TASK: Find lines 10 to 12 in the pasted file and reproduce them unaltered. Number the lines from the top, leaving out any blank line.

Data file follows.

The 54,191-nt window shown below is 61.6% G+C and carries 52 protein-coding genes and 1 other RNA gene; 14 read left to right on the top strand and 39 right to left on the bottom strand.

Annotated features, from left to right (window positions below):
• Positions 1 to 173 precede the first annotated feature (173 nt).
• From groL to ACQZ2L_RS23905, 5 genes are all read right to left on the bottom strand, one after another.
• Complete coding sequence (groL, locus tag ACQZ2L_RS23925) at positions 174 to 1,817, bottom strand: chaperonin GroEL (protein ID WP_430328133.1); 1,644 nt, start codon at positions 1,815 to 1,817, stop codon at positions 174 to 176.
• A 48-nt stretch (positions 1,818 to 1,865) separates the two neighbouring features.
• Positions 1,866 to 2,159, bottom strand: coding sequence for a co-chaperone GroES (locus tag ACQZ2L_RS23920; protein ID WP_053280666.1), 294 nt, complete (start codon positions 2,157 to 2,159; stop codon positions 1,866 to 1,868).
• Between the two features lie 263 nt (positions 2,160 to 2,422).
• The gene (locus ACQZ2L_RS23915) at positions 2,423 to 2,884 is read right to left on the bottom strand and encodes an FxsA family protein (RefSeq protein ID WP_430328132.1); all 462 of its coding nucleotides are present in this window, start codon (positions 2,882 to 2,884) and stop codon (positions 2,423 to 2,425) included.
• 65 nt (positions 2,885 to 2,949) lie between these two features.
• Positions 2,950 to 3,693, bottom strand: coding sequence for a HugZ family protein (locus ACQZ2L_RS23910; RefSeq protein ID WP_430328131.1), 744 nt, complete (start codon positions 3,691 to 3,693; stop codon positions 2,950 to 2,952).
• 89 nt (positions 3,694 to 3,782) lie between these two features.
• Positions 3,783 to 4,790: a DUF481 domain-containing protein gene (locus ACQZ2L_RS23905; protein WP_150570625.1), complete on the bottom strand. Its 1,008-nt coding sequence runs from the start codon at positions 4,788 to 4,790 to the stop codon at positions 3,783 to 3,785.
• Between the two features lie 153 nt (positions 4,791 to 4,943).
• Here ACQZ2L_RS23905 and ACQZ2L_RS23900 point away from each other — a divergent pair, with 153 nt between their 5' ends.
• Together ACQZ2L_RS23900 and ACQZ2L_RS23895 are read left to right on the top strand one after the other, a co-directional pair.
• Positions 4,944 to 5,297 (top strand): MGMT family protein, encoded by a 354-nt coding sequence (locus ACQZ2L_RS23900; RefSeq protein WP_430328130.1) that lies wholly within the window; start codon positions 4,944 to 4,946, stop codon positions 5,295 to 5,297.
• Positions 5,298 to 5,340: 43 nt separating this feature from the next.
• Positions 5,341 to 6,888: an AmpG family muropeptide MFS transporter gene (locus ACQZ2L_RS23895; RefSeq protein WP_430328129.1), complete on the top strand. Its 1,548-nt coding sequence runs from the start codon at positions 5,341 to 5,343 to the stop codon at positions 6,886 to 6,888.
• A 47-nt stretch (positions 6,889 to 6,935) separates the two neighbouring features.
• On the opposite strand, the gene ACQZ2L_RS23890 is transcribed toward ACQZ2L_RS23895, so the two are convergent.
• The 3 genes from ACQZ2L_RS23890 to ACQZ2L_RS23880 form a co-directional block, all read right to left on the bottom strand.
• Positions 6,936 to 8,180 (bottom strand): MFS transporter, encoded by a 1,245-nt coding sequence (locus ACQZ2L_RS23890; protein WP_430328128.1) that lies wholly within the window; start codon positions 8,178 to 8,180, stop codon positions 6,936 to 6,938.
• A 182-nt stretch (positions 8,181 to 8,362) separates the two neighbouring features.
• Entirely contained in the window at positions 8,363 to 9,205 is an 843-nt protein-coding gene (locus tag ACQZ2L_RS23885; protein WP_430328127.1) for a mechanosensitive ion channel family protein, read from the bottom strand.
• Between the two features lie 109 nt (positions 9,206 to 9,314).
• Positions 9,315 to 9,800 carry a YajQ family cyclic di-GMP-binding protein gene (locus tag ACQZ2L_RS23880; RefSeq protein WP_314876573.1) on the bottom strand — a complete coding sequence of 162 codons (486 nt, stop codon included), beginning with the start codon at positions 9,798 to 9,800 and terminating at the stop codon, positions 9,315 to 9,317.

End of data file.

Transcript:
• 65 nt (positions 2,885 to 2,949) lie between these two features.
• Positions 2,950 to 3,693, bottom strand: coding sequence for a HugZ family protein (locus ACQZ2L_RS23910; RefSeq protein ID WP_430328131.1), 744 nt, complete (start codon positions 3,691 to 3,693; stop codon positions 2,950 to 2,952).
• 89 nt (positions 3,694 to 3,782) lie between these two features.